How to Solve the Problem between two Orthodox Churches in India ?












In India, there is a quarrel going between two sister churches. Please comment positive ideas about this issue , how solve the problem between two Oriental Orthodox Churches.

Oriental Orthodox-Anglican Agreed Statement on the Holy Spirit


The historic Agreed Statement between Anglican and Oriental Orthodox theologians on the Procession and Work of the Holy Spirit has been published. The statement was signed last October after lengthy discussions by members of the Anglican Oriental-Orthodox International Commission (AOOIC). It was published at this year’s meeting of AOOIC, which took place last week in Lebanon. The agreed statement is part of a series of work which has helped to heal the oldest continuing division within Christianity, a schism that goes back centuries. At the core of Agreed Statement is the controversial Filioque clause – appended to the Nicene Creed by the Latin Western tradition causing a schism between the Oriental Orthodox Churches and the western Churches that was inherited by the Anglican tradition. The clause says that the Holy Sprit proceedes “from the Son” (Jesus) as well as the Father. The Agreed Statement says that Anglicans should omit the clause.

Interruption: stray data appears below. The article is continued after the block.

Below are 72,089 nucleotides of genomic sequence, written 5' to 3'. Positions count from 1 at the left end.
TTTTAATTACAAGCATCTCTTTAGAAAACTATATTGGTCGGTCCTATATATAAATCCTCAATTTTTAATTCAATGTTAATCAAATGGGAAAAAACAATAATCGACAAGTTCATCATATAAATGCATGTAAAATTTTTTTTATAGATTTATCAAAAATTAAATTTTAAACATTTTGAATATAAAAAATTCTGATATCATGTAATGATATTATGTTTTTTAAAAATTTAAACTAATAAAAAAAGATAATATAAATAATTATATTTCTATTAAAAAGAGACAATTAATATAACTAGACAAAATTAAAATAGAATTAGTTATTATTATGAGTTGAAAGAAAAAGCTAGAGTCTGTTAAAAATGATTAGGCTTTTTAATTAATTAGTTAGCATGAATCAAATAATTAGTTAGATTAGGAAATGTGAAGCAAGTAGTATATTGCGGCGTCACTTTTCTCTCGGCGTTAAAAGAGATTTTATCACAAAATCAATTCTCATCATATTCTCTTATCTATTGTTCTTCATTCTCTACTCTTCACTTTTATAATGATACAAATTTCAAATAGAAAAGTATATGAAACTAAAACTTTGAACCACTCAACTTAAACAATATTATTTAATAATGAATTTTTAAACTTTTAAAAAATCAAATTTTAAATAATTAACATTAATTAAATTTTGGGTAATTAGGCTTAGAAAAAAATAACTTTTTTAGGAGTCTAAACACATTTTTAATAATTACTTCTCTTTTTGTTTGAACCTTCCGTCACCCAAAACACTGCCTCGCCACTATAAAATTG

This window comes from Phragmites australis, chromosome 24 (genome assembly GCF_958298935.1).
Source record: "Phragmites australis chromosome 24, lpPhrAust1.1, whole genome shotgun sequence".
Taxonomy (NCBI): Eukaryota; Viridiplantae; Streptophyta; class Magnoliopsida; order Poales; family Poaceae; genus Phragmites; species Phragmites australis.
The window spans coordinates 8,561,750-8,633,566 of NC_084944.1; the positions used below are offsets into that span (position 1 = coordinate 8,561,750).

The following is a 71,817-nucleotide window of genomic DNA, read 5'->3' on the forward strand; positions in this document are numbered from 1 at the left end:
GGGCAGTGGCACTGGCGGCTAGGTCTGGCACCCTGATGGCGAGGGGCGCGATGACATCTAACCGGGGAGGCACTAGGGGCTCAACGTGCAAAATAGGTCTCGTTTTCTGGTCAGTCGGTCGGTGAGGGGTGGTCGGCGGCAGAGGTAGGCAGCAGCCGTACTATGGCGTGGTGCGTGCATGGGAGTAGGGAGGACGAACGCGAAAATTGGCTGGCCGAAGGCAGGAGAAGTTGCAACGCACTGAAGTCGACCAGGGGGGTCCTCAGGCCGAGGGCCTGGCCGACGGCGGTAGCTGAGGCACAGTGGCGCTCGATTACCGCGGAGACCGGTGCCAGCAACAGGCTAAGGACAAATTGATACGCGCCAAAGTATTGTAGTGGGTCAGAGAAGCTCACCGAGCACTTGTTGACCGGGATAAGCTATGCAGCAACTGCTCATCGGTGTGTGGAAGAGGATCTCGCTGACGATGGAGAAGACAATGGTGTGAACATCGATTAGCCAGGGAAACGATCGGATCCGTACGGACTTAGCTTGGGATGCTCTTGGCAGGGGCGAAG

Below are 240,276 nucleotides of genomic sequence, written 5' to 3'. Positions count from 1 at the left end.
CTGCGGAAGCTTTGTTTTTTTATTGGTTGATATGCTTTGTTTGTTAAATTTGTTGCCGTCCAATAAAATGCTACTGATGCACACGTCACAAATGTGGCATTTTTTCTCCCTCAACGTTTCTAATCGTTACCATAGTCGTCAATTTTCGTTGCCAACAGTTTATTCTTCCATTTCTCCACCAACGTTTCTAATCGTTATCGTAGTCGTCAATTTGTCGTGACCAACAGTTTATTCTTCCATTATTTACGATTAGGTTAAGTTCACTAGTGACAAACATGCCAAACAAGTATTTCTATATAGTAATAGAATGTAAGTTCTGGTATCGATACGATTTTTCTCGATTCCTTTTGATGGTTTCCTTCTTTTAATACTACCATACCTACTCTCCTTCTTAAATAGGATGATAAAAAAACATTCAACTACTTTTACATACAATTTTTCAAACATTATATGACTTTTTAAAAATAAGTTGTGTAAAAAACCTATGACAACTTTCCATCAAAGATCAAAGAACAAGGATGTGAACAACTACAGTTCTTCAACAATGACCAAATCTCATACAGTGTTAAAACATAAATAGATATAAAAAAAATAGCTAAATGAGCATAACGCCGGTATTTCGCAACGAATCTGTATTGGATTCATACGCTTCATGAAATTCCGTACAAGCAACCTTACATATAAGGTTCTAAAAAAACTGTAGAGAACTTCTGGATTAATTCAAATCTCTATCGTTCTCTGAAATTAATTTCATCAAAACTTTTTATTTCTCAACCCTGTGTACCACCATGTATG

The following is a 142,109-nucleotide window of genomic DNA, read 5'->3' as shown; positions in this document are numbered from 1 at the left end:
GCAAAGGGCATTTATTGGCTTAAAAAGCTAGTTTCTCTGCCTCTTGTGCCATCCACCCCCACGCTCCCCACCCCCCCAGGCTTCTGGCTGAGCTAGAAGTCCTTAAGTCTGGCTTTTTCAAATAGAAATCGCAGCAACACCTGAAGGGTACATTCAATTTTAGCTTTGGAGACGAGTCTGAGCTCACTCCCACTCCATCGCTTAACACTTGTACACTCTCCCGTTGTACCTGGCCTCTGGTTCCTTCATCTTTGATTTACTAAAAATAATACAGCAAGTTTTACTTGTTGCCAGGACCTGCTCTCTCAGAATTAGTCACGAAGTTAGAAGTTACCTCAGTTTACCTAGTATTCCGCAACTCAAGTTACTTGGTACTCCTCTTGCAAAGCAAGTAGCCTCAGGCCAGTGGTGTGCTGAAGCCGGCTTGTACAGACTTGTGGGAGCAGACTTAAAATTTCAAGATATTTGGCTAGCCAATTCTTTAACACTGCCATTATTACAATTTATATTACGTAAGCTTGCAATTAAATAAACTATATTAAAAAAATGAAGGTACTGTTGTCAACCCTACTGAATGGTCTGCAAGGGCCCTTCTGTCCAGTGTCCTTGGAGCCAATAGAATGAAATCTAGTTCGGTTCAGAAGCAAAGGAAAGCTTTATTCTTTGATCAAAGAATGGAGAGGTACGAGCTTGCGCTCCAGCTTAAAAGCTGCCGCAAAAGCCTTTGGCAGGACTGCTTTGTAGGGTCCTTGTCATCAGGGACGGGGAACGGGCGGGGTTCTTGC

This year’s meeting took place just weeks after the death of Metropolitan Bishoy, the Oriental Orthodox Co-Chair of the dialogue. Metropolitan Bishoy co-signed the statement at last year’s meeting alongside the Anglican Co-Chair, the Bishop of St Asaph Gregory Cameron. The published Statement has been dedicated to Metropolitan Bishoy, “monk, bishop, theologian, champion of the Orthodox faith and unity of the Church.”
At this year’s meeting, the Coptic Archbishop of London, Archbishop Angaelos, was unanimously elected as the Oriental Orthodox Co-Chair – a move welcomed by the Anglican members.
This year’s meeting was dominated by work on “Authority in the Church” with discussions on bishops and synods (councils), and the Ecumenical Councils. “It seeks to draw on established ecumenical agreements in the framework of this Commission, and the distinctive characteristics of the two families of Churches”, the communiqué said. “The Commission hopes to finalise and make available the fruits of its work on Ecumenical Councils in 2019.”
Two bishops of Aleppo abducted in April 2013, Metropolitan Mor Gregorios Youhanna Ibrahim of the Syriac Orthodox Church, and Metropolitan Boulos Yazigi of the Greek (Rüm) Orthodox Church of Antioch, continue to be missing. The Commission remembered the two in their prayers.
They heard about the “present critical situation of Christians in the Middle East”, particularly in Iraq and Syria, from Patriarch Mor Ignatius Aphrem II, Patriarch of Antioch and All the East, and Catholicos Aram I of the Holy See of Cilicia.